Nursing homes facing staffing crisis

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In the early days of the COVID-19 pandemic, nursing homes and assisted living centers accounted for about 80% of COVID-19 deaths in Minnesota. Nationally, the numbers were similar. Vaccines helped alleviate COVID cases and deaths, but now long-term care facilities face a new crisis: severe staffing shortages as nursing homes struggle to replace workers who leave.

"They’ve left because they’re exhausted," Patti Cullen, CEO of Care Providers of Minnesota, said. "Eighteen months fighting COVID with full [personal protective equipment] is exhausting."

Cullen’s organization represents just under half of the state’s nursing homes and assisted living centers. She says a survey of providers by the American Health Care Association and National Center for Assisted Living indicates the depth of the problem.

The survey shows 99% of nursing homes have staffing shortages, with 59% reporting "high-level" shortages. Similarly, 96% of assisted living centers have staffing shortages, with 30% reporting high-level shortages.

The survey also shows that more than 70% cite generous unemployment benefits as a hindrance to get people to come back to the workforce. Extra federal benefits expired earlier this month but the hiring problem continues.

"We need to offer a living wage so that something like an unemployment benefit isn’t so attractive that it takes them out of the marketplace," Cullen said.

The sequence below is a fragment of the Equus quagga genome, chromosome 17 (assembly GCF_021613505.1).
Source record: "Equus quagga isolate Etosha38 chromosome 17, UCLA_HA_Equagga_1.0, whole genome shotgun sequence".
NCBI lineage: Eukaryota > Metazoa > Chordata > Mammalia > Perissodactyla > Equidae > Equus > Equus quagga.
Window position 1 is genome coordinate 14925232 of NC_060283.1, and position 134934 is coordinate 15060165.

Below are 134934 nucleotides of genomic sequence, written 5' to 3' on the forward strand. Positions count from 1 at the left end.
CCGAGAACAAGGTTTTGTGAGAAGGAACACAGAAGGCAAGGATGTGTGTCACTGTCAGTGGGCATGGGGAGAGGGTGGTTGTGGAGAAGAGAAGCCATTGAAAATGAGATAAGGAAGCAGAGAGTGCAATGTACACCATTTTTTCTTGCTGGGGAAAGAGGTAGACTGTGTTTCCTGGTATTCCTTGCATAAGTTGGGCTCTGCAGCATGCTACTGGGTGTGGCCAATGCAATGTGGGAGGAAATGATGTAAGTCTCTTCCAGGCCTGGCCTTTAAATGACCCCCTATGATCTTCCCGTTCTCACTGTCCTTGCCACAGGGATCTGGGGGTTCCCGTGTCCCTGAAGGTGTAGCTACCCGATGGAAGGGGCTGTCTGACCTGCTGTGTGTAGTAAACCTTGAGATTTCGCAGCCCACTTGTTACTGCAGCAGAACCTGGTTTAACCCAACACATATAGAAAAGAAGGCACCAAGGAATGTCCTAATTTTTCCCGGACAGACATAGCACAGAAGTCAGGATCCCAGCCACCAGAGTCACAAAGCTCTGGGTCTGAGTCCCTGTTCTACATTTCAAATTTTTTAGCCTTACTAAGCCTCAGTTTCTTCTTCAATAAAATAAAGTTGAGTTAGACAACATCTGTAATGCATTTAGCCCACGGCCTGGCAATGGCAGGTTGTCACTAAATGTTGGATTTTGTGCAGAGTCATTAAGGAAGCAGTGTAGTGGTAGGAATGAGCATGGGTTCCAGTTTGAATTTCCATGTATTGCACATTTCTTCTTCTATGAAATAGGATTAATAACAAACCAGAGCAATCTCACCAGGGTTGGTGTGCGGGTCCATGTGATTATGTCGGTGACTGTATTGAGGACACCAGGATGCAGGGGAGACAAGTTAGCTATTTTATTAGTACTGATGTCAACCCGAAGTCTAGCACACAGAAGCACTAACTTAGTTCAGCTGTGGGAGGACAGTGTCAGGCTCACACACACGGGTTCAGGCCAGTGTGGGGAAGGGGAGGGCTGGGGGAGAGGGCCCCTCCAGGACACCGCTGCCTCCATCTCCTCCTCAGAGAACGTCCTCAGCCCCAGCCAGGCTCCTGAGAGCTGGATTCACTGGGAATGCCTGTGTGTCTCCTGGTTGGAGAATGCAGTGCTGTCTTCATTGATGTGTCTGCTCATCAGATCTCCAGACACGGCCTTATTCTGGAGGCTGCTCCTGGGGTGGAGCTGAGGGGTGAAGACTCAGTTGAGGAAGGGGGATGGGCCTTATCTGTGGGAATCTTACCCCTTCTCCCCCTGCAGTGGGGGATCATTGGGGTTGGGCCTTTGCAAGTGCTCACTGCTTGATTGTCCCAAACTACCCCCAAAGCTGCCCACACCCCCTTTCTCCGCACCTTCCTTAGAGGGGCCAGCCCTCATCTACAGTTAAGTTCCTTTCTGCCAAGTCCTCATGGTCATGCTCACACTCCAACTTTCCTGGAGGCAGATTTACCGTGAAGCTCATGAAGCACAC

Long-term care facilities rely largely on government reimbursements, and the government will likely have to be part of the solution. In the short-term, Rep. Anne Neu Brindley, R-North Branch, who serves on the Frontline Worker Pay Working Group, says long-term care workers should be among the top priority workers to get pandemic bonuses.

"Which won’t help with hiring but hopefully it will help with retention," Brindley said. "Hopefully, it will give those folks some acknowledgment for what they’ve been doing."

Something needs to be done because many long-term care facilities are limited admissions and some even considering closing. According to the survey, 58% of nursing homes are limiting new admissions and 30% of assisted living centers. Cullen says those are national numbers and she believes Minnesota’s numbers are even higher.

"We get calls in my office from people who’ve said, ‘I’ve just called 27 places. Help me!’"

Cullen says some solutions include government loan forgiveness and higher government reimbursement rates so facilities can offer higher wages to attract workers.